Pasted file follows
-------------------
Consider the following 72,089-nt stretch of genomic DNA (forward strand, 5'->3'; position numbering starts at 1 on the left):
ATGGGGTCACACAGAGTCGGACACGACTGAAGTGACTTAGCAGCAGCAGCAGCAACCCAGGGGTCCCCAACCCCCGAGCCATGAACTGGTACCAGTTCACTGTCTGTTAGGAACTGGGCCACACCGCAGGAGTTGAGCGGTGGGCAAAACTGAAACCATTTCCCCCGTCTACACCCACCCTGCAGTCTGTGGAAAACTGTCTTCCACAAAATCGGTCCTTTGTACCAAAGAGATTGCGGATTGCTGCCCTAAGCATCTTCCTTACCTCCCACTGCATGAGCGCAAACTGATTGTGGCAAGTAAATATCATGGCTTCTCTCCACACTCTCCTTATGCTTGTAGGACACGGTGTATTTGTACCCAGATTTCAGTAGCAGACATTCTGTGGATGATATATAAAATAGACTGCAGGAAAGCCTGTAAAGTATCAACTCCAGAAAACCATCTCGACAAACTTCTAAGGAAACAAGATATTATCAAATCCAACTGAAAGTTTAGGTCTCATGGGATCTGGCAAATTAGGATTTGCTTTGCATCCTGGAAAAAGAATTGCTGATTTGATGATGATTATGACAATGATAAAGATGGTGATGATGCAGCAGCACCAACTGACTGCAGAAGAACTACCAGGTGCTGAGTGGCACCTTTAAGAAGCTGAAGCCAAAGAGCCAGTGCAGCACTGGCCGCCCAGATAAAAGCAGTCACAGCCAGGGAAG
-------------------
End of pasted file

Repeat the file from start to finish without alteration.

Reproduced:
Consider the following 72,089-nt stretch of genomic DNA (forward strand, 5'->3'; position numbering starts at 1 on the left):
ATGGGGTCACACAGAGTCGGACACGACTGAAGTGACTTAGCAGCAGCAGCAGCAACCCAGGGGTCCCCAACCCCCGAGCCATGAACTGGTACCAGTTCACTGTCTGTTAGGAACTGGGCCACACCGCAGGAGTTGAGCGGTGGGCAAAACTGAAACCATTTCCCCCGTCTACACCCACCCTGCAGTCTGTGGAAAACTGTCTTCCACAAAATCGGTCCTTTGTACCAAAGAGATTGCGGATTGCTGCCCTAAGCATCTTCCTTACCTCCCACTGCATGAGCGCAAACTGATTGTGGCAAGTAAATATCATGGCTTCTCTCCACACTCTCCTTATGCTTGTAGGACACGGTGTATTTGTACCCAGATTTCAGTAGCAGACATTCTGTGGATGATATATAAAATAGACTGCAGGAAAGCCTGTAAAGTATCAACTCCAGAAAACCATCTCGACAAACTTCTAAGGAAACAAGATATTATCAAATCCAACTGAAAGTTTAGGTCTCATGGGATCTGGCAAATTAGGATTTGCTTTGCATCCTGGAAAAAGAATTGCTGATTTGATGATGATTATGACAATGATAAAGATGGTGATGATGCAGCAGCACCAACTGACTGCAGAAGAACTACCAGGTGCTGAGTGGCACCTTTAAGAAGCTGAAGCCAAAGAGCCAGTGCAGCACTGGCCGCCCAGATAAAAGCAGTCACAGCCAGGGAAG